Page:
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Puccini's 'La Boheme' At Its Best

Set Design by Reginald Gray for the Opera <em>La Boheme.</em>
Wikimedia Commons
Set Design by Reginald Gray for the Opera La Boheme.

The first opera to reveal Puccini's true genius was 1896's La Boheme. The composer's imaginative treatment of character and situation, his sure instinct for dramatic and comic effects, and above all his radiant, supremely expressive musical portraiture have helped make La Boheme one of the world's most popular operas.

Based on Henri Muger's autobiographical novelette about the lives of a group of impoverished artists in mid-19th-century Paris, the opera possesses one of those delightful librettos that move at lightning speed and seem almost to have been written by the characters themselves.

The plot revolves around two pairs of lovers: The poet Rodolfo and the seamstress Mimi are the central, more serious pair, while the painter Marcello and his flamboyant sweetheart Musetta provide a comic foil.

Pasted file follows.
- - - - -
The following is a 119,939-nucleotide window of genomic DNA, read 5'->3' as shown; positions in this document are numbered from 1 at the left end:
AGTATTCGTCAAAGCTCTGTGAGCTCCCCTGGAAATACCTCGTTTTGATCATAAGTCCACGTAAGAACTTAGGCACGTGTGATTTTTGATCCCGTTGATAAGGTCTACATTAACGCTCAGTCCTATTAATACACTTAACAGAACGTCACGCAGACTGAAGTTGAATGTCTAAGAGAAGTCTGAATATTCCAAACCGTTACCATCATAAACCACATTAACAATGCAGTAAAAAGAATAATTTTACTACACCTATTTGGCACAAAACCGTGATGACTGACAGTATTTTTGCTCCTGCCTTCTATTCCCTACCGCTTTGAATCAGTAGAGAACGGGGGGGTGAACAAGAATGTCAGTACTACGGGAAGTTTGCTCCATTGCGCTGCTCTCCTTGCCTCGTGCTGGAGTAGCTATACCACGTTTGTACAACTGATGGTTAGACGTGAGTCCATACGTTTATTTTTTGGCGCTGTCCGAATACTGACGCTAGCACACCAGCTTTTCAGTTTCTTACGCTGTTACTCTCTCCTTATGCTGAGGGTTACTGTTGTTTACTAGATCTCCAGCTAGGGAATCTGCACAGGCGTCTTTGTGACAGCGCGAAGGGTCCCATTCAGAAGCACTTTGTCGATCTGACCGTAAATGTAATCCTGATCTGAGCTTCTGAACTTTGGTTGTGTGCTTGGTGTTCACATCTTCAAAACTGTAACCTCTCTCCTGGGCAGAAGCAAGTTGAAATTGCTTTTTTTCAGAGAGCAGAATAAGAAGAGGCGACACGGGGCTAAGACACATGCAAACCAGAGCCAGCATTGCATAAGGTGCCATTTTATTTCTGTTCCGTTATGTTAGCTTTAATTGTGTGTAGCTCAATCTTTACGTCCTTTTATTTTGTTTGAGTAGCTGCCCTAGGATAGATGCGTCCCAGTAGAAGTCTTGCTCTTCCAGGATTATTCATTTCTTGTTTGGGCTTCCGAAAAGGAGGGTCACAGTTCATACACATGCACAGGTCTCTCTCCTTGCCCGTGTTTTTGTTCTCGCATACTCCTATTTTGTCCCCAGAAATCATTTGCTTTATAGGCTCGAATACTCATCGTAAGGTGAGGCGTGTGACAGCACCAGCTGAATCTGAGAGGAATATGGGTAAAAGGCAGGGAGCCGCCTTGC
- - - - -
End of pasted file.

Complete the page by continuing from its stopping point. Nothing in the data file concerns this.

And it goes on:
La Boheme straddles the divide between comedy and tragedy, and its music has a distinctively bittersweet quality. The score shows Puccini in the full flower of genius.

Beecham's Serendipitous Boheme

In 1956, English conductor Thomas Beecham happened to be in New York with time on his hands, and sort of on a hunch, the EMI folks said, "Let's make a recording." It could only have happened in New York, and probably only in the 1950s.

The results really do speak for themselves: experience, love of the music and the kind of harmony among the participants — the great tenor Jussi Bjorling, soprano Victoria de los Angeles and baritone Robert Merrill — that is rare on the stage, and especially rare in recordings.

To hear last week's feature, click here.

For a full archive of NPR's Classical 50, click here.

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Ted Libbey